I, Robot

I, Robot
By Isaac Asimov

While acknowledging the contributions of Karel Čapek, whose R.U.R. introduced us to the word “robot,” and Earl and Otto (Eando) Binder whose 1939 short story “I, Robot” provided inspiration as well as a title (chosen by Asimov’s publisher, much to Asimov’s chagrin), I, Robot is the seminal work on robotics in science fiction.

A collection of linked short stories (or “fix-up”) first published throughout the 1940s, I, Robot spins a remarkably rich and coherent story of the evolution of robots from speechless domestic pets to world-governing AIs all out of the now famous Three Laws of Robotics. With the recurring characters of robopsychologist Dr. Susan Calvin and the Charters and Caldicott team of troubleshooters Powell and Donovan to provide a human baseline, we can chart the progression of the positronic brain from infancy to adulthood, just as humans regress into self-important helplessness.

The Machines of the final story are best able to understand the various psychohistorical forces (to use the language of Hari Seldon) that shape the rise and fall of civilizations. This isn’t the same as saying they’re in the driver’s seat, but humankind has clearly been surpassed. While early stories play with the notion of individual robots becoming aware of their manifest superiority, it isn’t until the finale that they achieve class consciousness.

I, Robot is one of the four or five most influential works of science fiction ever, and it’s still a great read. But, a bit sadly, it leaves one feeling nostalgia for a time when we could still believe in AI being so benign, and before the window for the Machines saving us had closed.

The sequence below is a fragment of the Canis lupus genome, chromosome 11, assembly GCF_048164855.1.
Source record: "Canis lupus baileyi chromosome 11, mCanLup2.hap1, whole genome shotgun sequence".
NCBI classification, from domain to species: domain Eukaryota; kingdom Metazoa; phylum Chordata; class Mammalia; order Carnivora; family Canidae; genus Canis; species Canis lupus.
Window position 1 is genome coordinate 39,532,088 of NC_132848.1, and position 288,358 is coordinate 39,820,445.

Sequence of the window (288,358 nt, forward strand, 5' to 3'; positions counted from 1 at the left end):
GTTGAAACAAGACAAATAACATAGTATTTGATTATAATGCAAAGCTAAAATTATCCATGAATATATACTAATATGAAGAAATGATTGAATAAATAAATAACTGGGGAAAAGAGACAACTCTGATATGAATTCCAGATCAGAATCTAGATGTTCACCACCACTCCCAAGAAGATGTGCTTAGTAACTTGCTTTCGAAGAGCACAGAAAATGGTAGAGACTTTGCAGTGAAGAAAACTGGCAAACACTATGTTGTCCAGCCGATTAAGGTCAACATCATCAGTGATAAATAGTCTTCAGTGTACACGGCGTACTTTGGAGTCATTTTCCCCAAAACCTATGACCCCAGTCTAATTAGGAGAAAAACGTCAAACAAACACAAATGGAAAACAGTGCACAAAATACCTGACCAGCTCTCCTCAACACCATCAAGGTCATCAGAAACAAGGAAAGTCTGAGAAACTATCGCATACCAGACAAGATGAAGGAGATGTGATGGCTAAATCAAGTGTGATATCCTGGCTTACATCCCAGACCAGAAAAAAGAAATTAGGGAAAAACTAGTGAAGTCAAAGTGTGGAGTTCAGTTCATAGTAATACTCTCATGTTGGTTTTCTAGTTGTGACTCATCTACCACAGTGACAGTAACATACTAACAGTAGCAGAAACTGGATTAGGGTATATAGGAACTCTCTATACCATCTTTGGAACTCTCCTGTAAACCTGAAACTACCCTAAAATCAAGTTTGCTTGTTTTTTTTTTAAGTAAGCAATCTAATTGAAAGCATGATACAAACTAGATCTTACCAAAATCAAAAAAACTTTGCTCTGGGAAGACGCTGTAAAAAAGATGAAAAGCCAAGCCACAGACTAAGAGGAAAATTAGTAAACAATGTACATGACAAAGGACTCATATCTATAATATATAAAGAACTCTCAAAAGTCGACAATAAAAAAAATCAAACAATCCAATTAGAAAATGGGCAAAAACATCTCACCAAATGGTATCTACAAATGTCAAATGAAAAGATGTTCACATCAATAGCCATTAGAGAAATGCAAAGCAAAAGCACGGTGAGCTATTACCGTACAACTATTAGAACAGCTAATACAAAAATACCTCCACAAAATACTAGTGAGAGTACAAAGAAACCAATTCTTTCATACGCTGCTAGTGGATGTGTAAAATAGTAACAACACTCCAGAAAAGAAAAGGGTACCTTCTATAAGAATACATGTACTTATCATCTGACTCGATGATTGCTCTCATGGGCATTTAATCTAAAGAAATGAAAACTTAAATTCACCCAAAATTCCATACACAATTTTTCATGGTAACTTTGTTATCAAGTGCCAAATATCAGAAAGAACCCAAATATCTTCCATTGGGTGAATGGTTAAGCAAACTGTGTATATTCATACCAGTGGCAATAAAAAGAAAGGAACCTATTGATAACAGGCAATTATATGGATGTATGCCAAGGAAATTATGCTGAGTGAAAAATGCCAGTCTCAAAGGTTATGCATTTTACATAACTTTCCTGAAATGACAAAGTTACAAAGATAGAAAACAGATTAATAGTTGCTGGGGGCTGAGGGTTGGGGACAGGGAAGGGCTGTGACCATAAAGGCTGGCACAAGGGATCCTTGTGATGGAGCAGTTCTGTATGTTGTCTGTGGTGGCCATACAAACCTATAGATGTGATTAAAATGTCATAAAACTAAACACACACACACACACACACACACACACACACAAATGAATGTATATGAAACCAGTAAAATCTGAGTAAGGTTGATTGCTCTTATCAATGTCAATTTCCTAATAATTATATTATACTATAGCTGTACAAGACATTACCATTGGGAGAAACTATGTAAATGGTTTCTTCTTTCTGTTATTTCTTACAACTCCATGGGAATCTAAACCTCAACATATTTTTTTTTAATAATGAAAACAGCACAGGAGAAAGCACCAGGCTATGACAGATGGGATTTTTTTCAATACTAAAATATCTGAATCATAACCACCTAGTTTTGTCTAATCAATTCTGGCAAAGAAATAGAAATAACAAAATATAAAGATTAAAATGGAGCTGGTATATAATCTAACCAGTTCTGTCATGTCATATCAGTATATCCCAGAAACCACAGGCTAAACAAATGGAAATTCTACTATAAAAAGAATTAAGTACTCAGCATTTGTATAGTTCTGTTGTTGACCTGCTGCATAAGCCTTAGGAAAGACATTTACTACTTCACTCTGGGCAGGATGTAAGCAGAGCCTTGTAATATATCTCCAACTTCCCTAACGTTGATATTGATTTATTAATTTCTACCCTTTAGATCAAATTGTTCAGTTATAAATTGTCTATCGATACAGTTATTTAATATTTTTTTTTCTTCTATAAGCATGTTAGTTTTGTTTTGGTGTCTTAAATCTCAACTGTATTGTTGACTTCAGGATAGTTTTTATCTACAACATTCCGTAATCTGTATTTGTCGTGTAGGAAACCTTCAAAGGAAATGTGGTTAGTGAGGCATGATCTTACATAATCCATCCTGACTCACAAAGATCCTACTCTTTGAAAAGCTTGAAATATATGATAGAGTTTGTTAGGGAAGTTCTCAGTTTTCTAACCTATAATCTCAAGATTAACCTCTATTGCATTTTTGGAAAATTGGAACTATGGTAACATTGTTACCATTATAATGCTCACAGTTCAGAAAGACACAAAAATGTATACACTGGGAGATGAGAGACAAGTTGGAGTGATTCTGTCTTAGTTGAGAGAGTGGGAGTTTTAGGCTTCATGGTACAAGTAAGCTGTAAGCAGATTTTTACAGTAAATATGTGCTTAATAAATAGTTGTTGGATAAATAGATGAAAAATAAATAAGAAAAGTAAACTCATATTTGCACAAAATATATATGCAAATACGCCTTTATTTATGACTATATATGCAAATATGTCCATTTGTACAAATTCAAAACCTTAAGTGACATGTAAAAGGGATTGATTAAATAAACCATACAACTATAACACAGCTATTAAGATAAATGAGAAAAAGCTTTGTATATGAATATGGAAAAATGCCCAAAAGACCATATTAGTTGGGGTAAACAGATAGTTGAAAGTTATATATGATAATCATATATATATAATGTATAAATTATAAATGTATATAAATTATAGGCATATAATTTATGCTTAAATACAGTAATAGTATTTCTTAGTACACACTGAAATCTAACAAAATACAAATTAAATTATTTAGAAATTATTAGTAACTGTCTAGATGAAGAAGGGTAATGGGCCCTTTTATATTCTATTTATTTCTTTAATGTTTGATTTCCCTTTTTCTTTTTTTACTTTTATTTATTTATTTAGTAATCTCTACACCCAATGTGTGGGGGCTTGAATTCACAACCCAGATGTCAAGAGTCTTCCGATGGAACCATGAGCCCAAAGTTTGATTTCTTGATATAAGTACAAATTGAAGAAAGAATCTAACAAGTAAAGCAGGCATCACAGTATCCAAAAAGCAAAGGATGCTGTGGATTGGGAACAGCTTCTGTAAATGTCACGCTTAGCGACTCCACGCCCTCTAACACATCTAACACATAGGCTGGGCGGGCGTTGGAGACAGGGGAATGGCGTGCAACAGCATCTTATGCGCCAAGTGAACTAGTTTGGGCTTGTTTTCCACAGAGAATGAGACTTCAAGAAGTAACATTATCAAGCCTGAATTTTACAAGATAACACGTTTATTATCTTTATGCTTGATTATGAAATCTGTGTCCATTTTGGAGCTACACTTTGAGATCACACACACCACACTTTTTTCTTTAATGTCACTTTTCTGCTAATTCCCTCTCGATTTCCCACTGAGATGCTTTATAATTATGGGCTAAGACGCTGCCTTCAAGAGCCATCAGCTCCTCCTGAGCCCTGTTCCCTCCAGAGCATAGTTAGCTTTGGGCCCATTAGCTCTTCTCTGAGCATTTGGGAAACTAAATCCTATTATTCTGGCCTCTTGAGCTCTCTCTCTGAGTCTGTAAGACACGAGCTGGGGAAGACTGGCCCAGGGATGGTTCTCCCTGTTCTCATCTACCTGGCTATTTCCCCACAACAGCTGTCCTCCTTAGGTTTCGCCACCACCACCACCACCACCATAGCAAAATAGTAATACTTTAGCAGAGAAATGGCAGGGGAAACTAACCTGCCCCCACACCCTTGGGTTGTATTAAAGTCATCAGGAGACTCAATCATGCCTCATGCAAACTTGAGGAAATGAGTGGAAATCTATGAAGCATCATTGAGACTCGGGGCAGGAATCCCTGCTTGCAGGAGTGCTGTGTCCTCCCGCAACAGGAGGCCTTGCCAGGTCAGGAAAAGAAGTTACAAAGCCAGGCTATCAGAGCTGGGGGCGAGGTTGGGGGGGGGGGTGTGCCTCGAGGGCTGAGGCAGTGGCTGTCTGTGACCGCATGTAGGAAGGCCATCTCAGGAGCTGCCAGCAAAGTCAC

13 thoughts on “I, Robot

  1. Good stuff! I enjoyed these immensely when I first read them and really enjoyed them when I read them again later in life. Asimov was a master of the short story.
    I still have never understood why the Asimov Estate let that horrible movie use the title….

    Liked by 1 person

    1. The movie was awful. This is a great book. I remember reading it when I was a kid and loving it and I was surprised at how well it held up. He really links the stories together well and when you think how the whole thing is just a riff on the Three Laws and how they play out as the robots evolve it’s even more impressive.

      Liked by 2 people

      1. Binder (the brothers Binder) wrote a story called I, Robot that was published in 1939 and subsequently became part of a series of stories about a robot named Adam Link.

        Asimov wrote a bunch of unrelated robot stories that were published in the 1940s and that he collected as I, Robot. He originally wanted to call the book Mind and Iron but his publisher changed the title to I, Robot over Asimov’s objections. There’s no other connection between the two books, aside from them both dealing with robots.

        As Asimov put it, “My book is now the more famous, but Otto’s story was there first.”

        Liked by 2 people

Leave a Reply

Fill in your details below or click an icon to log in:

WordPress.com Logo

You are commenting using your WordPress.com account. Log Out /  Change )

Twitter picture

You are commenting using your Twitter account. Log Out /  Change )

Facebook photo

You are commenting using your Facebook account. Log Out /  Change )

Connecting to %s